Reliability and Redundancy - are you ready for Simplicity?

Changes in technology are forcing protection, automation and control specialists to look at how they can apply well established protection principles and philosophies that were proven in the XXth century to communications based systems, while maintaining or even improving their reliability.

That was the reason to focus this  issue of the magazine on the subjects of reliability and redundancy and invite  experts from different countries to discuss them. One of the key requirements  for any protection and control system is to ensure that any short circuit fault  or other abnormal system condition will be cleared in a way that will minimize  its effect on utilities' or customers' equipment. In many cases people focus on  the reliability of the protection and control system. This is very important,  but not sufficient. We should always keep in mind that the protection cannot  clear the fault by itself. It needs to interface with the process in order to  detect an abnormal system condition and execute an action to clear it. That is  why we need to think about the reliability of the fault clearing system.

  If we look at the definition of  reliability in the IEC 60050 International Electrotechnical Vocabulary, it is  "the ability of an item to perform a required function under given  conditions for a given time interval." One of the most common methods  of improving the reliability of the fault clearing system is through  redundancy. If someone tells us that we need to use a redundant system, we need  to first ask the question "Redundancy of what?". The fault clearing  system includes current and voltage instrument transformers, analog and control  circuits, relays, batteries and breakers. Which of these should be redundant?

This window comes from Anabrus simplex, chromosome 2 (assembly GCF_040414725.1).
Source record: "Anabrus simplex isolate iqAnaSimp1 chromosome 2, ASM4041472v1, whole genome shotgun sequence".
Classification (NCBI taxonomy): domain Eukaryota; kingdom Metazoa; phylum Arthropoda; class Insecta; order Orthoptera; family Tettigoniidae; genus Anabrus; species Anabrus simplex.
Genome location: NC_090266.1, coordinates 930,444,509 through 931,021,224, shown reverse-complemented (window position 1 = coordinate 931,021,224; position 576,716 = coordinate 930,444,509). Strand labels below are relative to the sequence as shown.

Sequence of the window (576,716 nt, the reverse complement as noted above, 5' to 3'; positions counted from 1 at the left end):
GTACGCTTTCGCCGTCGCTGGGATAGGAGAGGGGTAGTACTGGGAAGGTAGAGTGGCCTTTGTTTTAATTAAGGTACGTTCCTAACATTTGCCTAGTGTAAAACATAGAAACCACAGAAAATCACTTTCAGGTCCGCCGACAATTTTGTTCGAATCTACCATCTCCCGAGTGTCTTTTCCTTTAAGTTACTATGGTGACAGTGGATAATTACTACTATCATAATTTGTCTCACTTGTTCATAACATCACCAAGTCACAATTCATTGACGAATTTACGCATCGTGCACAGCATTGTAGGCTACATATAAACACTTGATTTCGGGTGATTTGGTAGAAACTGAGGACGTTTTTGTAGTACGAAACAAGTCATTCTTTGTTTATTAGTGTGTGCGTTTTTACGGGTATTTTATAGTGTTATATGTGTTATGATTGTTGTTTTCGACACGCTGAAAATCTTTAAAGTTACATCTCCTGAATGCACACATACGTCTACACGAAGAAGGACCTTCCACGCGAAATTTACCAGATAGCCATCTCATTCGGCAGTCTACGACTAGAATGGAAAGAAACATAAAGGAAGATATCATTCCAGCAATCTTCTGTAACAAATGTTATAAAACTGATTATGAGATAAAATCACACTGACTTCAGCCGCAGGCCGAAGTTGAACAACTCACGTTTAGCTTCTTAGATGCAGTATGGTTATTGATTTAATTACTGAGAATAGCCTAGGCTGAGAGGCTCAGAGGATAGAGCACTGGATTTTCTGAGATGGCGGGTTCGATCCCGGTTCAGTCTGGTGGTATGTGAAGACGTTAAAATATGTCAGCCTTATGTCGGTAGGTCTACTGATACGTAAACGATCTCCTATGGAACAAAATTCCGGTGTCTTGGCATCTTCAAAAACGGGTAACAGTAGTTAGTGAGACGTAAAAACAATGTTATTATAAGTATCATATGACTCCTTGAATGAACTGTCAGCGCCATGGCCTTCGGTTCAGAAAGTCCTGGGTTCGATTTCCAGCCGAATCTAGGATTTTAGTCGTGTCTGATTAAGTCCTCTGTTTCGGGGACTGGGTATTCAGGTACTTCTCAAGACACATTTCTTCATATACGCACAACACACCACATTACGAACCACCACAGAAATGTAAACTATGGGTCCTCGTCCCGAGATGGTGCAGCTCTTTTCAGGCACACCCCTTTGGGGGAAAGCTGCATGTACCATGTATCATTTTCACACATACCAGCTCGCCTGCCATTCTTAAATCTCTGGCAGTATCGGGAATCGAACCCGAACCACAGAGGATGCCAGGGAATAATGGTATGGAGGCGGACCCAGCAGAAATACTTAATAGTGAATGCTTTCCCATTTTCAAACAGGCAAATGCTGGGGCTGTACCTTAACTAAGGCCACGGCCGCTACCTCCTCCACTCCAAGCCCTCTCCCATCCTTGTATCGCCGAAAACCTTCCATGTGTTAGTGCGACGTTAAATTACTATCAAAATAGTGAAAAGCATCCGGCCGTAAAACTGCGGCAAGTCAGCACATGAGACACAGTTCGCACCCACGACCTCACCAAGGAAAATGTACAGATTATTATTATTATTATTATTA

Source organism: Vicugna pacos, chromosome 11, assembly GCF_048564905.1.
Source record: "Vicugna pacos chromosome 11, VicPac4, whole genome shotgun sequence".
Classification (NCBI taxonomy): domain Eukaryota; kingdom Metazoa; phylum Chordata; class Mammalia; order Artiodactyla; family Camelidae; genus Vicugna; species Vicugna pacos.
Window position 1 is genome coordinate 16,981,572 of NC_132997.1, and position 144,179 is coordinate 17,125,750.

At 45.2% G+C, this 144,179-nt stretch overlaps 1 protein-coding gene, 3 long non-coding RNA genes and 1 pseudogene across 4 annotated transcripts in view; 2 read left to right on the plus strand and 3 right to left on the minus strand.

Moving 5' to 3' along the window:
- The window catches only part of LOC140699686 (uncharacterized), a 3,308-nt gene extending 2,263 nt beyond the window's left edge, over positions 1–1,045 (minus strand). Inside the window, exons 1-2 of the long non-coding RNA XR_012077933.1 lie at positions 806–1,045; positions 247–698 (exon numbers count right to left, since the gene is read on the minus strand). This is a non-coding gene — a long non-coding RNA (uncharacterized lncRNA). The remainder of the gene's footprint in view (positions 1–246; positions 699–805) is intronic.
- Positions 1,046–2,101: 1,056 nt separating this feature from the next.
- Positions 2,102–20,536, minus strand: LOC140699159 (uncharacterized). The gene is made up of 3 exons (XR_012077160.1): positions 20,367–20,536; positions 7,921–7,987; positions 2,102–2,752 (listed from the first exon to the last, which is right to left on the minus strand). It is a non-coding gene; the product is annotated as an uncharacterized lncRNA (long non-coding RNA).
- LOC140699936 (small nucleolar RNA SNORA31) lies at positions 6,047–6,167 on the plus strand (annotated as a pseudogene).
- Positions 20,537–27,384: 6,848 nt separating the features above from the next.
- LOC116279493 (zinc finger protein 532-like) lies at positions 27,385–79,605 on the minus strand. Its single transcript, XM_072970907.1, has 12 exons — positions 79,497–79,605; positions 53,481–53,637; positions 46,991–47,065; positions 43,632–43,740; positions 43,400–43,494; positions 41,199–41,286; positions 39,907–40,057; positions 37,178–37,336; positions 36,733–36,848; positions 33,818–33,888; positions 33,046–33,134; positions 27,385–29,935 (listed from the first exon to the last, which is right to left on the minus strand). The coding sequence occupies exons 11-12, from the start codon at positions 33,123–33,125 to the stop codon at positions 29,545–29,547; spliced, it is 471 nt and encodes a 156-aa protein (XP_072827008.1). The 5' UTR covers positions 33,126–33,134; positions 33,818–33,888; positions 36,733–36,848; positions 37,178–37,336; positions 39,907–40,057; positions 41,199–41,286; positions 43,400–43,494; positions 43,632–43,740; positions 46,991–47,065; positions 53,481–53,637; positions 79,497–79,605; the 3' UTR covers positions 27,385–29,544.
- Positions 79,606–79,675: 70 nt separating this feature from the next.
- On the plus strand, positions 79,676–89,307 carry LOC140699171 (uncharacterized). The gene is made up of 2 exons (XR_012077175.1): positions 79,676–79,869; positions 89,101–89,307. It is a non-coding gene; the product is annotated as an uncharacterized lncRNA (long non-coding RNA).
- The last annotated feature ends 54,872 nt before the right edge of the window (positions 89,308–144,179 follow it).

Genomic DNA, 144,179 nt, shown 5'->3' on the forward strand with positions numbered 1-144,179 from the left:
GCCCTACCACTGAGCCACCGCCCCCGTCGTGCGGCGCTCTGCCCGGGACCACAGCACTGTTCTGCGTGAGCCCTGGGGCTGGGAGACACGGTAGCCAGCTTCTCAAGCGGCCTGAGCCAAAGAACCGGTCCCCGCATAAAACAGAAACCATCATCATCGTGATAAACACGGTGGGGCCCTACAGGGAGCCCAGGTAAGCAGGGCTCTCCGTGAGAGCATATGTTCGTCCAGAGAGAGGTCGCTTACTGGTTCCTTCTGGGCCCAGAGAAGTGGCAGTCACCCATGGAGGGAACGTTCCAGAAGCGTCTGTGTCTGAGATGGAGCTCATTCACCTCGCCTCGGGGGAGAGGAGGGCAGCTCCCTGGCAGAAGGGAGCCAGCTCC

To answer this question, we need to  think about the importance of the substation to the electric power system; the  maximum fault clearing time that is not going to endanger the stability of the  system; the protection philosophy and how much money we can spend. However,  this is not the complete picture.

  If redundant relays are required, we  need to decide if they should be identical or different, and this raises the  issue of common mode failure because simple duplication of two devices does not  mean that the protection system will never fail. The common mode failure can be  a hardware or operating principle issue. That is why many utilities apply the  principle two relays with different operating principles and from different  manufacturers. This solves many of the issues discussed earlier but like  everything in life it has a price:

  • Utility personnel need to be trained  in using different devices and software tools


  •       Devices of different types need to be  kept in stock in case of failure


  •       The engineering process is more  complicated

That is why some utilities accept the  practice of using protection devices with different operating principles, but  from the same manufacturer and family of products. This eliminates the common  mode failure problem of the operating principle and the need for using  different software tools. However, common mode failure of the hardware is still  a possibility. If we use two identical relays, we need to deal with the  possibility of common mode failure of both operating principle and hardware. To  decide if this is acceptable, we need to determine what would be the  consequences of the failure of both relays to clear the fault.

  Today things get even more  interesting. IEC 61850 is shifting protection systems from hard wired to  communications based solutions. The protection and control engineers need to  consider the reliability of a fault clearing system that also includes merging  units and Ethernet switches. We need to think about the reliability of the  different possible communications architectures and the impact of their failure  on the performance of the system.

  Moreover, this is not all we have  to consider. Time synchronization within the substation and between substations  also plays an important role that needs to be evaluated. We must decide if we need  redundant clocks and what they should be. We need to think about what happens  if the GPS system fails due to a sun storm or any other reason. Nevertheless  this is what makes our lives so interesting. This is why we always need to  think, we need to learn, we need to innovate - all to avoid the sleepless  nights. Of course, when the fault occurs and everything works as we designed it  to work, we experience the feeling of satisfaction that money cannot buy.

“Simplicity is  prerequisite for reliability.”

  Edsger  Dijkstra (1930 – 2002)

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Relion advanced protection & control.
BeijingSifang June 2016